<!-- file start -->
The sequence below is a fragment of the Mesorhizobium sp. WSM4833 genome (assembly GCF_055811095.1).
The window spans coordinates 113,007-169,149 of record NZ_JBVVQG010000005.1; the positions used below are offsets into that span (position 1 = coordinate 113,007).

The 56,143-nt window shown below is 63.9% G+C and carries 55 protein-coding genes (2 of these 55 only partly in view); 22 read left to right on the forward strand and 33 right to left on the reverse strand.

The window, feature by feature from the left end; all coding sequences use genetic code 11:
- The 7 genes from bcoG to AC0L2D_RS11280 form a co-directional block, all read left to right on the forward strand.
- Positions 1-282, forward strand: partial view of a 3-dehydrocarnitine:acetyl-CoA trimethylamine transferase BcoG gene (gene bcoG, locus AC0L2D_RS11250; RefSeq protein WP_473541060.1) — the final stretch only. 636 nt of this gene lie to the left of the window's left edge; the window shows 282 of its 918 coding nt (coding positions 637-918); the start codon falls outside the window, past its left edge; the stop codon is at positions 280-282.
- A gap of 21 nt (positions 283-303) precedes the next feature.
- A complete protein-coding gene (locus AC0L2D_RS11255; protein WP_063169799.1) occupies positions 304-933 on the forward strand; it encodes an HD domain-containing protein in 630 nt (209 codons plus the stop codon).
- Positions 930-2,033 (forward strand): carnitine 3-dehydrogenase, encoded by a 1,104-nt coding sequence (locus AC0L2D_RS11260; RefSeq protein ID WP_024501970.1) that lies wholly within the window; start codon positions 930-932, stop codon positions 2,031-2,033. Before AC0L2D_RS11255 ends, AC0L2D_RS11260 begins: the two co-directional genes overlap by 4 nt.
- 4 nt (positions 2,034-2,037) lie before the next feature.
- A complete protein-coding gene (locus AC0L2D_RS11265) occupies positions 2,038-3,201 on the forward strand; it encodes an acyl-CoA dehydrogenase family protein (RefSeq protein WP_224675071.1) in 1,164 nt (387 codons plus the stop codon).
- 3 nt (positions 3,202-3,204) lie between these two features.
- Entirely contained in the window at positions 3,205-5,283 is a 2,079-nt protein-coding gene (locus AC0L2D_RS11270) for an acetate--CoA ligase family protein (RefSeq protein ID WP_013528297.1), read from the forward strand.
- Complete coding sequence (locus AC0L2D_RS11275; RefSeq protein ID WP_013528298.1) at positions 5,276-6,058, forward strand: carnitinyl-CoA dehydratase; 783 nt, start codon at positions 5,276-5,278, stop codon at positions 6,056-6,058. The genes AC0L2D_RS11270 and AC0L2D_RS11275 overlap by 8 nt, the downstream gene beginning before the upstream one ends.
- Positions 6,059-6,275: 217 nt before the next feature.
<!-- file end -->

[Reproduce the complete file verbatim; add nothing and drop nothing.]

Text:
The sequence below is a fragment of the Mesorhizobium sp. WSM4833 genome (assembly GCF_055811095.1).
The window spans coordinates 113,007-169,149 of record NZ_JBVVQG010000005.1; the positions used below are offsets into that span (position 1 = coordinate 113,007).

The 56,143-nt window shown below is 63.9% G+C and carries 55 protein-coding genes (2 of these 55 only partly in view); 22 read left to right on the forward strand and 33 right to left on the reverse strand.

The window, feature by feature from the left end; all coding sequences use genetic code 11:
- The 7 genes from bcoG to AC0L2D_RS11280 form a co-directional block, all read left to right on the forward strand.
- Positions 1-282, forward strand: partial view of a 3-dehydrocarnitine:acetyl-CoA trimethylamine transferase BcoG gene (gene bcoG, locus AC0L2D_RS11250; RefSeq protein WP_473541060.1) — the final stretch only. 636 nt of this gene lie to the left of the window's left edge; the window shows 282 of its 918 coding nt (coding positions 637-918); the start codon falls outside the window, past its left edge; the stop codon is at positions 280-282.
- A gap of 21 nt (positions 283-303) precedes the next feature.
- A complete protein-coding gene (locus AC0L2D_RS11255; protein WP_063169799.1) occupies positions 304-933 on the forward strand; it encodes an HD domain-containing protein in 630 nt (209 codons plus the stop codon).
- Positions 930-2,033 (forward strand): carnitine 3-dehydrogenase, encoded by a 1,104-nt coding sequence (locus AC0L2D_RS11260; RefSeq protein ID WP_024501970.1) that lies wholly within the window; start codon positions 930-932, stop codon positions 2,031-2,033. Before AC0L2D_RS11255 ends, AC0L2D_RS11260 begins: the two co-directional genes overlap by 4 nt.
- 4 nt (positions 2,034-2,037) lie before the next feature.
- A complete protein-coding gene (locus AC0L2D_RS11265) occupies positions 2,038-3,201 on the forward strand; it encodes an acyl-CoA dehydrogenase family protein (RefSeq protein WP_224675071.1) in 1,164 nt (387 codons plus the stop codon).
- 3 nt (positions 3,202-3,204) lie between these two features.
- Entirely contained in the window at positions 3,205-5,283 is a 2,079-nt protein-coding gene (locus AC0L2D_RS11270) for an acetate--CoA ligase family protein (RefSeq protein ID WP_013528297.1), read from the forward strand.
- Complete coding sequence (locus AC0L2D_RS11275; RefSeq protein ID WP_013528298.1) at positions 5,276-6,058, forward strand: carnitinyl-CoA dehydratase; 783 nt, start codon at positions 5,276-5,278, stop codon at positions 6,056-6,058. The genes AC0L2D_RS11270 and AC0L2D_RS11275 overlap by 8 nt, the downstream gene beginning before the upstream one ends.
- Positions 6,059-6,275: 217 nt before the next feature.